Even as COVID cases drop, the virus remains deadlier than the flu during its worst week :: WRAL.com

— If you head out, it’s likely you’ll see some people with masks on, some without. Some social distancing, others – not so much. These are the signs of society returning to a sense of normalcy.

“I think every person handles change differently, is able to cope with a pace of change differently,” said Dr. Austin Hall, an associate professor in psychiatry at UNC’s School of Medicine. “That’s why we’re seeing such individualized experiences, as we sort of emerge from this pandemic.”

Hall says, by looking at the state’s current vaccination rate – around 50% of all adults in North Carolina are fully vaccinated – he thinks some people are taking an individualized approach to coping with and living during pandemic.

“Certainly there are many individuals who are engaging in behaviors in the community in a way that might not be safe for them or necessarily safe for the community.”

But Hall doesn’t think people are viewing COVID the same as something like the flu, which we see annually.

The data shows, 15 months in, the rolling average for COVID deaths this week – one of the lowest since the start of the pandemic, is still 4 times more deadly than the flu during its peak week during the 2018-2019 season. We’re looking at that flu season because it was the last full season where people weren’t social distancing or mask wearing.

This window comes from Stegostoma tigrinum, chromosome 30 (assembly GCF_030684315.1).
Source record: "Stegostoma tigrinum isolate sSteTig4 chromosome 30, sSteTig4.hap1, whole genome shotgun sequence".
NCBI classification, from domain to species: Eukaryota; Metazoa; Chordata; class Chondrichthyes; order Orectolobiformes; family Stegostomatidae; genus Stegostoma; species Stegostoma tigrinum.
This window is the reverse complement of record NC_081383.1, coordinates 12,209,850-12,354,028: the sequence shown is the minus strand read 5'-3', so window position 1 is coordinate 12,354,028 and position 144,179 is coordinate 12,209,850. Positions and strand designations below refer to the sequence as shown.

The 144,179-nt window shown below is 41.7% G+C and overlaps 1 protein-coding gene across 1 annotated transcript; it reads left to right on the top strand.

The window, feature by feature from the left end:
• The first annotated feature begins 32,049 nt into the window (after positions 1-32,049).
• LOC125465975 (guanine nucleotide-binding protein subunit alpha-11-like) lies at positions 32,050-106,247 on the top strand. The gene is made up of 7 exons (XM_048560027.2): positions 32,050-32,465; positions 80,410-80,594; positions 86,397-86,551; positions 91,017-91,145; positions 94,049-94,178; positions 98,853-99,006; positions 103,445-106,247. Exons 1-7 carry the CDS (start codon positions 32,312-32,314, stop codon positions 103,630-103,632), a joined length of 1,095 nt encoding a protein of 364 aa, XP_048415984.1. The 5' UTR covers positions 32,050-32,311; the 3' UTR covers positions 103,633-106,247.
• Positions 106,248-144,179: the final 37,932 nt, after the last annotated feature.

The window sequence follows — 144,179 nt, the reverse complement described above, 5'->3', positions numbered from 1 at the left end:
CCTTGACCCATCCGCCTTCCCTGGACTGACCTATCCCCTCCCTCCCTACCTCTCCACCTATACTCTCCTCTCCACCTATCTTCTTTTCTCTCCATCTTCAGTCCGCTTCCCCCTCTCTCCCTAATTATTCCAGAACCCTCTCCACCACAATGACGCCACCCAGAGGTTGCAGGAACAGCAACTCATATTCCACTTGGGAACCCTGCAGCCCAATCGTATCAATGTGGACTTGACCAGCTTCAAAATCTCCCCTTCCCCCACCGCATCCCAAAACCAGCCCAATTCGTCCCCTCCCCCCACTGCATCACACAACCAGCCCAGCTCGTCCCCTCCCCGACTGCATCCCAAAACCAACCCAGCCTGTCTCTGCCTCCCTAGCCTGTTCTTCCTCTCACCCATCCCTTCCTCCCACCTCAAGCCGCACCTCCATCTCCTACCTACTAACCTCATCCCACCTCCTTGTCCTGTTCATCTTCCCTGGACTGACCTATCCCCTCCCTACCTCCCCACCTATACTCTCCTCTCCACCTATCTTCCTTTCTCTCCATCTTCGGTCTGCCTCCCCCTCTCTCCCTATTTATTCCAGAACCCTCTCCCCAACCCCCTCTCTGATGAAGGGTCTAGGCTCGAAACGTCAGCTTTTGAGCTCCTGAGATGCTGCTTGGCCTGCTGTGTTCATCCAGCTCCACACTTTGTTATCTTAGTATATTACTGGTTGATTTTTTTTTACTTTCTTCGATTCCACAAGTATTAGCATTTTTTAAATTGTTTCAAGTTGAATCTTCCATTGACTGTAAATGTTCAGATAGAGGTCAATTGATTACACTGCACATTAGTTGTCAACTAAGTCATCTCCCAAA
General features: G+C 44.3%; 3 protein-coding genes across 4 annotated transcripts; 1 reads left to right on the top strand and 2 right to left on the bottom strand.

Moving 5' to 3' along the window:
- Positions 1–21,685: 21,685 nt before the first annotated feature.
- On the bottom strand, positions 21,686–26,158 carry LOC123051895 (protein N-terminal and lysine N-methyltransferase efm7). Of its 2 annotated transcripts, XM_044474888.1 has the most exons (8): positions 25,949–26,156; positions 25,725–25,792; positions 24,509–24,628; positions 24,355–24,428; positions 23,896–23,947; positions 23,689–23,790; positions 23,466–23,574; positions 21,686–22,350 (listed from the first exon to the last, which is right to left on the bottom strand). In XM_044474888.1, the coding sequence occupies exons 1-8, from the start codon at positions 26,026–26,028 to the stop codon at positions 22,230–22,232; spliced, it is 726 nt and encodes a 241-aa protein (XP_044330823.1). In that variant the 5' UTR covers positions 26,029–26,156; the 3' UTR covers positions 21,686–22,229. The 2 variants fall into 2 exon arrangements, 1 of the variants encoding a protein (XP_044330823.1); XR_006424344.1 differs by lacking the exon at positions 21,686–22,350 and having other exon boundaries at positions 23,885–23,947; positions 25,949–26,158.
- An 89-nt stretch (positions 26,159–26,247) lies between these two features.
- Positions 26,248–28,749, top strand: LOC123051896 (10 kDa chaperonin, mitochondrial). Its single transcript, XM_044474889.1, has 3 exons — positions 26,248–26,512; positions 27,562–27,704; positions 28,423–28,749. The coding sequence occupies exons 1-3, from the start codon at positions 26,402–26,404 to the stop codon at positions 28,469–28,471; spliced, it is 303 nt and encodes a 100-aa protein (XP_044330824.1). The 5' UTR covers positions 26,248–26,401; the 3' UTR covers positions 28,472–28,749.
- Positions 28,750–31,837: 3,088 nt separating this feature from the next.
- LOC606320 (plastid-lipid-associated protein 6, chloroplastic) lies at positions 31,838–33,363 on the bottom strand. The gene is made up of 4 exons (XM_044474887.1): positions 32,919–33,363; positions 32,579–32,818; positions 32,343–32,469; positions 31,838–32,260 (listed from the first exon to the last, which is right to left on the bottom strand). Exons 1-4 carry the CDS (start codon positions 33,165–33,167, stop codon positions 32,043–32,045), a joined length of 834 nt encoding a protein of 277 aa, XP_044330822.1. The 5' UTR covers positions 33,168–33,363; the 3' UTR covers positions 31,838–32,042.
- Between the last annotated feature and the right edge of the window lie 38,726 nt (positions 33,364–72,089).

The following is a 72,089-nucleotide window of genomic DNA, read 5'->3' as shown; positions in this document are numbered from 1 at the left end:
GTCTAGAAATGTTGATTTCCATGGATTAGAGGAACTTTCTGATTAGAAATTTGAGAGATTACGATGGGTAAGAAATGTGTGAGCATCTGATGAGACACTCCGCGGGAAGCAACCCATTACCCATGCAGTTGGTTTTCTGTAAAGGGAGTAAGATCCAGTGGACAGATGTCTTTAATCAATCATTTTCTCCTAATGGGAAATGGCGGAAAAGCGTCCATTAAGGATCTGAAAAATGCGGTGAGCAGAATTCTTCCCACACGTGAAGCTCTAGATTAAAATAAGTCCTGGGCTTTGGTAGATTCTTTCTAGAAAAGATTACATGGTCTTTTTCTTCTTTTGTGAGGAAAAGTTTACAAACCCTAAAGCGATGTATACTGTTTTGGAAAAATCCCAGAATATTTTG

Even as the number of daily deaths from COVID have dropped, lingering between 10 or 20 a day over the last two weeks, that’s still significantly higher than the flu that season when, during its deadliest week, 32 people died.

Flu season lasts 33 weeks from September to May. In 2018-2019, 203 people died during the last season – an average of 6 a week. We looked at data for the last 33 weeks of COVID which shows nearly 8800 people died during the same length of time — about 267 people a week.

Halls says most people he talks to believe, at some point, we will overcome COVID.

“I think part of America’s identity is the ability for individuals to have their individual freedoms,” said the doctor from UNC. “There’s still many people who don’t fully appreciate the benefit to our whole community and our return to former way of life that will come if we could just get most of the population vaccinated.”

Hall believes incentivizing people, which Governor Cooper announced plans for on Thursday, is a good way to encourage some people who might be uncertain about getting the vaccine right now.

“I really think that most of us have that ability to be our best in us,” Hall told WRAL. “We need our policymakers, politicians, public health officials to be continuing to think creatively about ways we can incentivize people to be their best.”

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